10 tips to keep your fundraising emails out of the spam folder
Of the many communications tactics that you and your organization choose to implement, one element is likely a primary part of your strategy: email marketing. Email marketing is an excellent tool in your marketing toolbelt because you can brand all of your messages, create them well in advance and be intentional about send times. Additionally, it is one of the quickest and most direct ways of communicating and connecting with your audience.
If you’ve been following our blog, you’re well informed about the importance of planning for year-end giving and are aware of just how beneficial taking advantage of this time can be. For you, this time of year likely means that you’ve got a few asks planned out over several fundraising emails. Are you making sure that all your hard work isn’t getting lost in the spam folders of your supporters?
Take a look at our quick tips to help you avoid the spam box and watch your year-end donations rise.
First things first: make sure that the list of contacts you are sending your emails out to is accurate and up-to-date, with people who want to receive your emails. You aren’t doing anybody any favors by sending out emails to people who don’t care or don’t want to receive them, or even email addresses that don’t work.
Using an opt-in list (or even a double opt-in list) helps fine-tune this process. An opt-in list means that people must “opt-in” to receiving your emails, while a double opt-in list sends the new subscriber an additional link that they must follow to further ensure that they want your content. This is an excellent way of making sure that your subscribers genuinely seek out and want your content in their inbox.
Right after you have made your first email contact with a new supporter, make sure to include as part of your welcome email an invitation for them to add you to their safe sender list. Not only is this quick and painless, but it is also another way of building a personable and approachable reputation with your supporters.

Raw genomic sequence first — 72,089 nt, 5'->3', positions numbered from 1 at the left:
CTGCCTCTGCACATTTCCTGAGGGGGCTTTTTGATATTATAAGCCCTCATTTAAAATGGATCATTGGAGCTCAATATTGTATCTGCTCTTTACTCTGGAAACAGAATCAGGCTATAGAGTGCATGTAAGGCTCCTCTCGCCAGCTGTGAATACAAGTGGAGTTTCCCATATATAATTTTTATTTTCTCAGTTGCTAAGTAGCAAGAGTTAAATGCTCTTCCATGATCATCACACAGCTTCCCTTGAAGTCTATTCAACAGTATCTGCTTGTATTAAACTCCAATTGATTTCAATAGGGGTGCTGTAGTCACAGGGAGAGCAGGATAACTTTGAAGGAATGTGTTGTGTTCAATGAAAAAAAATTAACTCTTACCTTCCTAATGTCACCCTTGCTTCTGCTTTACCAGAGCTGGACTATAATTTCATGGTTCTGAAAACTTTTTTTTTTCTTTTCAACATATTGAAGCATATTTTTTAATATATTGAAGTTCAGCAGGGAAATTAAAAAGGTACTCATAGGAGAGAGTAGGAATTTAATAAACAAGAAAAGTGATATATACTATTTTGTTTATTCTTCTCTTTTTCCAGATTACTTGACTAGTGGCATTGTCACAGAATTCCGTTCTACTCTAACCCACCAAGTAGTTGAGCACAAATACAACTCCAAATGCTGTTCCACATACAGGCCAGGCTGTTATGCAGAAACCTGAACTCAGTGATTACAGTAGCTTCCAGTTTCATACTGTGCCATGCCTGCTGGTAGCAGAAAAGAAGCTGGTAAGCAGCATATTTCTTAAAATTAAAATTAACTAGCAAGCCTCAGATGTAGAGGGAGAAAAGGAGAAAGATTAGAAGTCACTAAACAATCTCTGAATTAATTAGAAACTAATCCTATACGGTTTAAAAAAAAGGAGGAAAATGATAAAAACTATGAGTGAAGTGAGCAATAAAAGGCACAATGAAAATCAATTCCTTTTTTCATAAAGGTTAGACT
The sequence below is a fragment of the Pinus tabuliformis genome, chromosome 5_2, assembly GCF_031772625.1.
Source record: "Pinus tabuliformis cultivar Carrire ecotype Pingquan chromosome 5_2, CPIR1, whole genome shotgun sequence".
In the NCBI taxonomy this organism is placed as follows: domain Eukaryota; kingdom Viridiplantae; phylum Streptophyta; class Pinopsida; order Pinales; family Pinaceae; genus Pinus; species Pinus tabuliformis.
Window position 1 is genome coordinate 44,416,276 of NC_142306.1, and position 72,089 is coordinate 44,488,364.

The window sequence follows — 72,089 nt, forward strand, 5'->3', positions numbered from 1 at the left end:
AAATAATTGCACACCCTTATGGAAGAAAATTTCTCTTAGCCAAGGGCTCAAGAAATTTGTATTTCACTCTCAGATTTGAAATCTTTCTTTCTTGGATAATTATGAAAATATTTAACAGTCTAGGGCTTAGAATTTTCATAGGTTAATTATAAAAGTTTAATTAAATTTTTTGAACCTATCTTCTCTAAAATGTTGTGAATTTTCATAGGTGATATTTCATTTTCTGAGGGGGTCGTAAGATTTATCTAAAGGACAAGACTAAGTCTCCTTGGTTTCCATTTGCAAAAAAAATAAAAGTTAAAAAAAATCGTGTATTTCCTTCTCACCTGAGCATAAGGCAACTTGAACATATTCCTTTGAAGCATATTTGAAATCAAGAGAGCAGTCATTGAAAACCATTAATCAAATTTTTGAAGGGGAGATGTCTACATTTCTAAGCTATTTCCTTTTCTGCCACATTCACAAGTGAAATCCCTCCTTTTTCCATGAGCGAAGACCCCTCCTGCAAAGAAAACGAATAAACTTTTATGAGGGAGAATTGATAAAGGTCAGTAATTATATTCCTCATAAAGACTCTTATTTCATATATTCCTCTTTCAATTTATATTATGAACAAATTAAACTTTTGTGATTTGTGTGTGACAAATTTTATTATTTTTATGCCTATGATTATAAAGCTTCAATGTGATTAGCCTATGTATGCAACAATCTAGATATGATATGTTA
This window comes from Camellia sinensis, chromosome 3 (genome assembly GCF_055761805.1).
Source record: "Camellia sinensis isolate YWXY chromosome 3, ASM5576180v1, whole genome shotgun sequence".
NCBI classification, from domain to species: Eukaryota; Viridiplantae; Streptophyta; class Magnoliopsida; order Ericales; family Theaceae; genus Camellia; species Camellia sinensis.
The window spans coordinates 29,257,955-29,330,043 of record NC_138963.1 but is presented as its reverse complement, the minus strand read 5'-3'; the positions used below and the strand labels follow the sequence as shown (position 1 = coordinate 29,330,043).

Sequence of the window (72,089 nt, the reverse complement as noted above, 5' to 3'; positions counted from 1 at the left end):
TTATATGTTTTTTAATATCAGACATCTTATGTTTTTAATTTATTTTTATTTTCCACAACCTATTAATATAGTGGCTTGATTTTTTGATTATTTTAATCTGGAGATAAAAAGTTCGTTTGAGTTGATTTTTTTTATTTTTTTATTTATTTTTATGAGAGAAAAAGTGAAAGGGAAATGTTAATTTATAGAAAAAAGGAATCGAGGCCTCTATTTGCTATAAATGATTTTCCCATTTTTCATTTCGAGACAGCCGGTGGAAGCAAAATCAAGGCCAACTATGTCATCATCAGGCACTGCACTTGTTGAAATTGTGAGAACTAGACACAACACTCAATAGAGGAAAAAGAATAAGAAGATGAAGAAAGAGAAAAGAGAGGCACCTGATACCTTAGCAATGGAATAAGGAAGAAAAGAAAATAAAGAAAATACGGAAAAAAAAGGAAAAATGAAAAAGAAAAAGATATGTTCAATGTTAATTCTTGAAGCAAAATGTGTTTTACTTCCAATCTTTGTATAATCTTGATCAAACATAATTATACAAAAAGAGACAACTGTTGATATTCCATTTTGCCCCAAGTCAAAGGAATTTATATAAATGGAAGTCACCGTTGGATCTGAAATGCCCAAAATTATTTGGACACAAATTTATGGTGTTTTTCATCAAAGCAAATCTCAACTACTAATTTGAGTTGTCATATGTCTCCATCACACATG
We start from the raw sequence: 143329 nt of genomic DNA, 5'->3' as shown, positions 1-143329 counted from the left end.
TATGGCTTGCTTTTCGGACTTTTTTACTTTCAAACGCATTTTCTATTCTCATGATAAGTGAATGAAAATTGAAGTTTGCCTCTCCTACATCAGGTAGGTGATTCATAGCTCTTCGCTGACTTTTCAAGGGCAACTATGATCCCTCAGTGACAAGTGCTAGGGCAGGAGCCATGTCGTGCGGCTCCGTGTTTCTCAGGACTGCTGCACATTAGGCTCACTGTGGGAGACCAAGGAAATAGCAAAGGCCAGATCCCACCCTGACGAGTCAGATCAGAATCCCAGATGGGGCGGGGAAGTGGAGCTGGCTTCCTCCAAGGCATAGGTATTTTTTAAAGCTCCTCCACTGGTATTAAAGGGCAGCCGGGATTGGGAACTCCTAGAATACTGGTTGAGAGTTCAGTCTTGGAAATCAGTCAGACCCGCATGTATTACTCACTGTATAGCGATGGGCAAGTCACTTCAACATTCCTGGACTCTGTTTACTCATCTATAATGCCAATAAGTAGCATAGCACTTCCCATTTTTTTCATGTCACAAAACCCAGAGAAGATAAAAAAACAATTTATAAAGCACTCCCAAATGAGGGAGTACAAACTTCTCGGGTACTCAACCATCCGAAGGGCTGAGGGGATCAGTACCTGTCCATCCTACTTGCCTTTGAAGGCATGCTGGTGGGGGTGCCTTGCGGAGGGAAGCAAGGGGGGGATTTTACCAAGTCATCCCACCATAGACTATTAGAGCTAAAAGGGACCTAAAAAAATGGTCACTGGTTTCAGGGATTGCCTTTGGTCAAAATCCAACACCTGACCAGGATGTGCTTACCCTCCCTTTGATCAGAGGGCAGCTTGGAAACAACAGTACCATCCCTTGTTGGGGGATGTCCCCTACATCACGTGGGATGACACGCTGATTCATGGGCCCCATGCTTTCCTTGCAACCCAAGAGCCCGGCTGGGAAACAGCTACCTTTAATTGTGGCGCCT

As per usual, word choice is key. One of the biggest factors that spam filters use when determining what is spam and what isn’t is the presence of risky words like “free,” “money,” “buy” and “promo.” In the world of nonprofits, you may not be using these words anyways. However, just knowing to avoid words like these in order to keep your emails where you want them can make a difference.
Do consider teaming up with a credible Email Marketing Provider. These are evaluated based on their reputation, message integrity and clients. If they are credible and send only emails that are solicited, they can help you get your emails right into your supporters’ inboxes. A few options to consider include MailChimp, Constant Contact and Campaign Monitor. Many of these providers have built-in spam testing tools.
Follow the law. Your email must comply with the CAN-SPAM Act. This means your email must not use misleading subject lines. It must be clear who the emails are from and you must include the physical address of the organization sending the email as well as a way to unsubscribe.
It goes without saying, but don’t shout at your supporters. Spam filters hunt down and block emails that include an excessive use of exclamation points and sentences that are written in all caps.
Do not, under any circumstances, ever purchase an email list. Business owners shouldn’t do it and nonprofits definitely shouldn’t. Buying an email list and sending emails to those addresses can and will permanently ruin your reputation, not to mention put you on email blacklists until the end of time. Just don’t do it.
Avoid adding attachments like documents or PDFs, if possible. While these may help support whatever content you have written about in your email, try to isolate them to your website. They usually set off spam triggers right away and aren’t worth the risk.
Use images wisely and be intentional about the ones you do use. Keep in mind that that too many images, especially large ones, may slow down the email’s load time, therefore flagging it as unsafe.
It may sound strange to say, but make it easy for recipients to unsubscribe! You don’t want your audience to feel like they are receiving something that isn’t relevant to them or is annoying them in any way. Furthermore, if they do unsubscribe, follow through on the promise not to send them any more of your messaging. Doing the above steps helps build your reputation with internet service providers.
Email marketing can be one of the most effective ways of connecting with your audiences if you engage in proper and respectful online practices. Don’t let all your hard work end up in a spam folder when there are such easy ways to prevent this.